|Merlin's humble beginning - the source curves and extrude settings used to create the base licorice stick|
Since this model was so geometric and I wanted to keep my edge flow very specific for animating I started this model in Maya. At his core Merlin is a 6 sided star shape extruded (with a twist) to form a licorice stick - then that same licorice stick duplicated and connected back to the body as arms and legs.
|Body blocked in - face geometry was a separate piece just like the arms and legs|
|Merlin in Zbrush looking very unenthused about his concept sketch?|
Now on to the robe. As I mentioned earlier, I was concerned about the robe, more specifically about the robe deforming properly using Maya's nCloth system. This is because I modeled the robe as a two-sided piece of geometry in ZBrush and wasn't quite sure if the cloth simulation would work. To allay my concerns I did a few tests.
The outcome of my last test can be seen below - the nCloth reacts really well to a few extreme poses!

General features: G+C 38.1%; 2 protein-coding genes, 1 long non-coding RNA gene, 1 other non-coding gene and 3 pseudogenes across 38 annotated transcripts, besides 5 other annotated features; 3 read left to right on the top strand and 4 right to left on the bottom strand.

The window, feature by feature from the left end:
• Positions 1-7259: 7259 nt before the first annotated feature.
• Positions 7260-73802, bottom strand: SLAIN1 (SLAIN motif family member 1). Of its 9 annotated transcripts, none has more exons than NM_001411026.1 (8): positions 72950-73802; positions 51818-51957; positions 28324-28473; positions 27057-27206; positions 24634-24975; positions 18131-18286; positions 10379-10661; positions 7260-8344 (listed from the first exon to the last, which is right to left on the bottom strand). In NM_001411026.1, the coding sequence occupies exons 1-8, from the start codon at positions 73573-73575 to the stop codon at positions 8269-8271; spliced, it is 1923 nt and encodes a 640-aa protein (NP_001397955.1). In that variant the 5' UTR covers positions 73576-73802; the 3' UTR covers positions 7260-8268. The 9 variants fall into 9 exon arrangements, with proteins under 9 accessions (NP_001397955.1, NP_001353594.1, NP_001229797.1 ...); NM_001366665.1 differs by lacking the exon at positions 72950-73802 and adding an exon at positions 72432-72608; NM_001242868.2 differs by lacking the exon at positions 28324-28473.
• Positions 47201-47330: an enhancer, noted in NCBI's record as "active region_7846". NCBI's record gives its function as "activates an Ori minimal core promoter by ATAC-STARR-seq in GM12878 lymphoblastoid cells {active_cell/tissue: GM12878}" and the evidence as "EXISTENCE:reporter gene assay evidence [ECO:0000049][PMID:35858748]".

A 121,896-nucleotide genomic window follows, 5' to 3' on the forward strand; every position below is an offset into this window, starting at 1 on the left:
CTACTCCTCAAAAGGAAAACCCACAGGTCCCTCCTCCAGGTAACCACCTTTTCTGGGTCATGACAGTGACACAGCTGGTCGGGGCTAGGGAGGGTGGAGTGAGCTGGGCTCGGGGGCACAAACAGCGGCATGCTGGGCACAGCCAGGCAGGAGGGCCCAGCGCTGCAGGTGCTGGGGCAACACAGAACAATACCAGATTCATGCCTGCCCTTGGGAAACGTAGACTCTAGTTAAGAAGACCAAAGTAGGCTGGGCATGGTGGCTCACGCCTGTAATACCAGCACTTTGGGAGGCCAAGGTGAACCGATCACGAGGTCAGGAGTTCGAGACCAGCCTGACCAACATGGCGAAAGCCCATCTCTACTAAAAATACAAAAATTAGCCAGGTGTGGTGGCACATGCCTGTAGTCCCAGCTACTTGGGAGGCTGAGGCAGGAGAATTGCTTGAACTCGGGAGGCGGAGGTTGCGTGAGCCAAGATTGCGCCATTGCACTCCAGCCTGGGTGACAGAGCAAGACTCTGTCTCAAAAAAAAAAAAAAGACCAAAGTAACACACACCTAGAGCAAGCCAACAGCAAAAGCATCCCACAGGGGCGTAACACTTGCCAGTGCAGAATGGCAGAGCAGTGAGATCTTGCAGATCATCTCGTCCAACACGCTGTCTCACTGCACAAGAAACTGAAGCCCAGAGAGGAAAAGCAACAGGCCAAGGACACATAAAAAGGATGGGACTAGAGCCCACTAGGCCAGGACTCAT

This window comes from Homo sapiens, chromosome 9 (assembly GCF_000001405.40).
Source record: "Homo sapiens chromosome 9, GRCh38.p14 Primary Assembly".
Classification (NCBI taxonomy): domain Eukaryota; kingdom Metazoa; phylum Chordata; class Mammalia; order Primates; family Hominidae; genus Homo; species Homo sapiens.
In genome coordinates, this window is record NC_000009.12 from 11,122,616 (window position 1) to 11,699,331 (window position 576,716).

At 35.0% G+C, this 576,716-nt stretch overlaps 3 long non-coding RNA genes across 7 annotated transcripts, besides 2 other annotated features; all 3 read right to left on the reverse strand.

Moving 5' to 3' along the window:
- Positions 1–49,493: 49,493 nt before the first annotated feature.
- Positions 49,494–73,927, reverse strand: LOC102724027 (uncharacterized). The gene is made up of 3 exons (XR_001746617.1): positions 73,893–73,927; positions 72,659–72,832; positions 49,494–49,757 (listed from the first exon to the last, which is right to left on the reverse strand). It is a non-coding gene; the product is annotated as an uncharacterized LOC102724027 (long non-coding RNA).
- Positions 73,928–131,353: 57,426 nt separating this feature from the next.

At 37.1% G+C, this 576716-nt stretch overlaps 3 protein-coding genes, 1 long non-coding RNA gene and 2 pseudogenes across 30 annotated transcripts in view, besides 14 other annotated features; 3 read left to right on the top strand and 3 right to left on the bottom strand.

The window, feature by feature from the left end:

Alright, the animation on my test wasn't great, but it wasn't intended as a show piece - just an nCloth test. In fact, I hokily rigged the model by quickly smooth binding Merlin's body to a stock Maya skeleton. Meh.
For those interested, the nCloth setup wound up being fairly straight forward: the robe nCloth was simulated using a very low resolution single-sided polygon shell, then I used that shell to drive a wrap deformer on the higher resolution, two-sided robe. To prevent the robe from running off Merlin's scrawy, licorice frame I used a point-to-surface constraint around the neck verticies.
The real rigging process will start in earnest now. Look for a fully rigged and ready for animation Merlin in my next update...